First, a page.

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Stocks end higher after dramatic selloff

<i>Spencer Platt/Getty Images</i><br/>Wall Street was in the red again on Janaury 24
Getty Images
Spencer Platt/Getty Images
Wall Street was in the red again on Janaury 24

By Anneken Tappe, CNN Business

On a wild day on Wall Street, stocks ended the day higher with a stunning turnaround just before the closing bell. Stocks began the day with a dramatic selloff.

US stocks opened in the red as investors worried about the Federal Reserve’s plans to hike interest rates, tensions in Ukraine, earnings season and — of course — inflation.

At the low point of the session, the market was on track for its worst day since October 2020, with the Dow down more than 1,000 points.

But with just minutes to go in the trading session, the major indexes reversed course and turned green. The Dow finished 0.3%, or 99 points, higher.

What on earth happened to turn things around? The selloff may have just gone a bit too far.

“Investors may have gotten a bit too pessimistic about the growth outlook,” said Oanda senior market analyst Edward Moya in the late afternoon.

The S&P 500, the broadest measure of the US equities market, also ended up 0.3%. During the session, the index had been on track to fall into correction. But it wasn’t meant to be, at least not on Monday: Last week, it logged its worst week since March 2020.

The Nasdaq Composite, which entered correction territory last week, closed up 0.6%.

The wild swings of the day were also visible in the CBOE Volatility Index, or Vix, which soared during the day but ended the session “only” 3.2% higher.

CNN’s Fear & Greed Index still flashed fear Monday afternoon, but the level was slightly less severe than on Friday.

Each day last week, stocks fared worse in the final hour of trading, which tends to be a bad sign for the next day, said TD Ameritrade chief market strategist JJ Kinahan.

“After a tough start for stocks in 2022, investors are looking for reasons to expect a rebound,” said Jeff Buchbinder, equity strategist for LPL Financial, in emailed comments.

“After more than doubling off the pandemic lows in March 2020, without anything more than a 5% pullback in 2021, stocks probably needed a break,” he added. “That doesn’t, however, make this dip feel much more comfortable.”

A lot to digest

Investors also have a lot on their plate this week.

Earnings season has moved on to Big Tech, including Microsoft, IBM, Intel and Apple, which report results this week.

Then there’s the Fed meeting, concluding with Wednesday’s policy statement and subsequent press conference. As of Monday morning, market expectations for this week are that the central bank will keep interest rates near zero for a little longer, according to the CME FedWatch tool. But for the next meeting, which isn’t until March, expectations of a quarter-percentage-point rate hike were near 90% Monday afternoon.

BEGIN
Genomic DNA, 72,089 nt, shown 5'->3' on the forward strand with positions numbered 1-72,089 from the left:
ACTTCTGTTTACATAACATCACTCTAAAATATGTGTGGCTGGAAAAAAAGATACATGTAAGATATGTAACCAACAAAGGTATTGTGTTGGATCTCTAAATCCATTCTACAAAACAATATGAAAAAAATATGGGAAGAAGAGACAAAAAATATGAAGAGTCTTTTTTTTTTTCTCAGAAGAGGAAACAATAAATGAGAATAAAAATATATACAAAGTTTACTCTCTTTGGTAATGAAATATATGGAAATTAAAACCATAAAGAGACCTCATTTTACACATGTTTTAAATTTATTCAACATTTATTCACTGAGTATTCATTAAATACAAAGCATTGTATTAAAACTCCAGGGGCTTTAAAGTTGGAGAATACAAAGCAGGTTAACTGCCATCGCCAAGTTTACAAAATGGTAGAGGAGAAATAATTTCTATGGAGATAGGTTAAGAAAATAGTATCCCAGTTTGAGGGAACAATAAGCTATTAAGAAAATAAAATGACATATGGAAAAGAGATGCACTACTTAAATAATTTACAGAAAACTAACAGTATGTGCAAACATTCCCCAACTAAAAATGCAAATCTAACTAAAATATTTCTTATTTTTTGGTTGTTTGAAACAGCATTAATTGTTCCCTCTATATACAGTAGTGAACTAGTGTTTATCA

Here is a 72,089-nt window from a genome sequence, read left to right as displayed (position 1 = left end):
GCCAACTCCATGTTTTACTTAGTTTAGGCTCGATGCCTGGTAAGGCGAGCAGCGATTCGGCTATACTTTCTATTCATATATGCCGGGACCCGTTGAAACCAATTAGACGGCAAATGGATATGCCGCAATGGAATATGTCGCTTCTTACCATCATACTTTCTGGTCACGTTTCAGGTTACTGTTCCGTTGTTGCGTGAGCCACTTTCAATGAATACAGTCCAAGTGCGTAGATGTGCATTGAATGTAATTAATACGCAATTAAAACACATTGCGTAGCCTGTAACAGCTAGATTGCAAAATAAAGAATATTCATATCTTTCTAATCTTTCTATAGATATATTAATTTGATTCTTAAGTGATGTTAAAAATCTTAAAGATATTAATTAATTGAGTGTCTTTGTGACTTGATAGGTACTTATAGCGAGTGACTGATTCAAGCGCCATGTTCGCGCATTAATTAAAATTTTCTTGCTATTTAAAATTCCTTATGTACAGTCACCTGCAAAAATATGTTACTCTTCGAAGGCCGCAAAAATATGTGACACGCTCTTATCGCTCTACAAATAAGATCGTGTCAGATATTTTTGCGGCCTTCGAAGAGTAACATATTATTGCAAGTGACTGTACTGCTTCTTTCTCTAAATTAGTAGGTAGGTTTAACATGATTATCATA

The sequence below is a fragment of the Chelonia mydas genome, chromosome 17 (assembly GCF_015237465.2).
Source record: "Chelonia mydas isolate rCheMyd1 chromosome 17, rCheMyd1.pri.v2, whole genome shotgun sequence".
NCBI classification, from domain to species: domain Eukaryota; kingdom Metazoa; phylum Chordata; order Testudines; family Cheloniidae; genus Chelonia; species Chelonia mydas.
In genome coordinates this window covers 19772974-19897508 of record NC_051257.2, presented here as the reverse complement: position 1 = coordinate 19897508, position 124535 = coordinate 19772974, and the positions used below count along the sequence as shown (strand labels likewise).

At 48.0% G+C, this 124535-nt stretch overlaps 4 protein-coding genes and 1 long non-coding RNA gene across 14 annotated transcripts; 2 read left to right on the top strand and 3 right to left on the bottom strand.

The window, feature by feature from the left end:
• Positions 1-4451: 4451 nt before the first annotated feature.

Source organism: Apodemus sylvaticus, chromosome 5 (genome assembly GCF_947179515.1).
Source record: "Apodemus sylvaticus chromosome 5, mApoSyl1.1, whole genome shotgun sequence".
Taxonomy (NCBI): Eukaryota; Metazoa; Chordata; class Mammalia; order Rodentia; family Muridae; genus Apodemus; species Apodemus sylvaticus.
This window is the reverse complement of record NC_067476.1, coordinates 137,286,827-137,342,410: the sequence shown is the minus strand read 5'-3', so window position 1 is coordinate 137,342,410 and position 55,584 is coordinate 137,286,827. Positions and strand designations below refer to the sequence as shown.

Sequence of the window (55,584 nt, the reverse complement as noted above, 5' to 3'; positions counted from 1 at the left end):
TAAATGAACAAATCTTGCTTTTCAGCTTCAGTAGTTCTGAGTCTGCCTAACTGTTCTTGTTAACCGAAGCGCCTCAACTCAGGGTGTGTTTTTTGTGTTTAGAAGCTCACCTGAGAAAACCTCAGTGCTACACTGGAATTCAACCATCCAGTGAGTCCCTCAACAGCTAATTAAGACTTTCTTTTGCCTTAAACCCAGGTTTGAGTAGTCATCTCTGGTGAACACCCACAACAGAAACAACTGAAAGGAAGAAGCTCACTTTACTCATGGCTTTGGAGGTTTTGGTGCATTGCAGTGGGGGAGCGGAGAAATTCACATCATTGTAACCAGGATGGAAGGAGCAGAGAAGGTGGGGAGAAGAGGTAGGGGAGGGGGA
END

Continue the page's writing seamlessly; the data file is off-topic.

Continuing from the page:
Expectations are only part of the game. The Fed could also conclude that inflation has run too hot at the end of 2021 and crank up rates more — or sooner.

Treasury yields, which track interest rate expectations, were off last week’s highs Monday but inched higher in the late afternoon. The 10-year bond yielded 1.76% around the time of the close after climbing past 1.8% for the first time since before the pandemic last week.

While the Fed is trying to get inflation down by normalizing its pandemic-era policies, the US economy is grappling with the fallout from the Omicron variant. America’s private sector output growth slowed in January as the highly infectious variant put more pressure on the already-battered supply chain and existing labor shortage, according to the IHS Markit flash composite purchasing managers’ index.

Making matters worse, investors are anxiously watching the situation in Ukraine as fears mount that the country could be invaded by Russia.

The news that the United States and United Kingdom are withdrawing some staff from the local embassies isn’t exactly breeding confidence the situation will resolve quickly and European stock markets are sharply lower as well.

Commodities markets are feeling the pressure of the rising tensions and analysts believe oil prices could soar if the situation escalated. On Monday afternoon, however, US oil prices settled down 2.1% at $83.31 per barrel.

— CNN Business’ Julia Horowitz contributed to this report.

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Comments

17 Comments

    1. A lot of people have retirements, college money, etc invested in stocks. A lot of people have no idea how much of their financial picture is tied up in stocks. I will not defend corporate greed, and a lot of Wall Street is sleepy. I still won’t begin to root for a fall. Or maybe I will. Buy into it when it is all on sale.

  1. Why would there be a lack of confidence with you Old Joe?
    Old Joe’s answer: i don’t know! YOU DON’T KNOW? i don’t know!
    Well that’s good enough answer for, Who?

        1. Its tempting to go digging for your quote about this very issue, but fair enough. Lesson learned by me to start booking marking things better for moments like this.

          1. Sister Blue, ironic that yourself, one of the most politically ideological commenters here, would promote censoring a political slogan. Should Barney also censor the dubious moniker “Build Back Better”? I’m hopeful that you’ll be able to find other forums where only the opinions that are published align with your expectations.

    1. Guess you think a man who stares up at a solar eclipse, brags about abusing women, suggests ingesting bleach, borrows a Bible for a photo op, etc., is inspirational?

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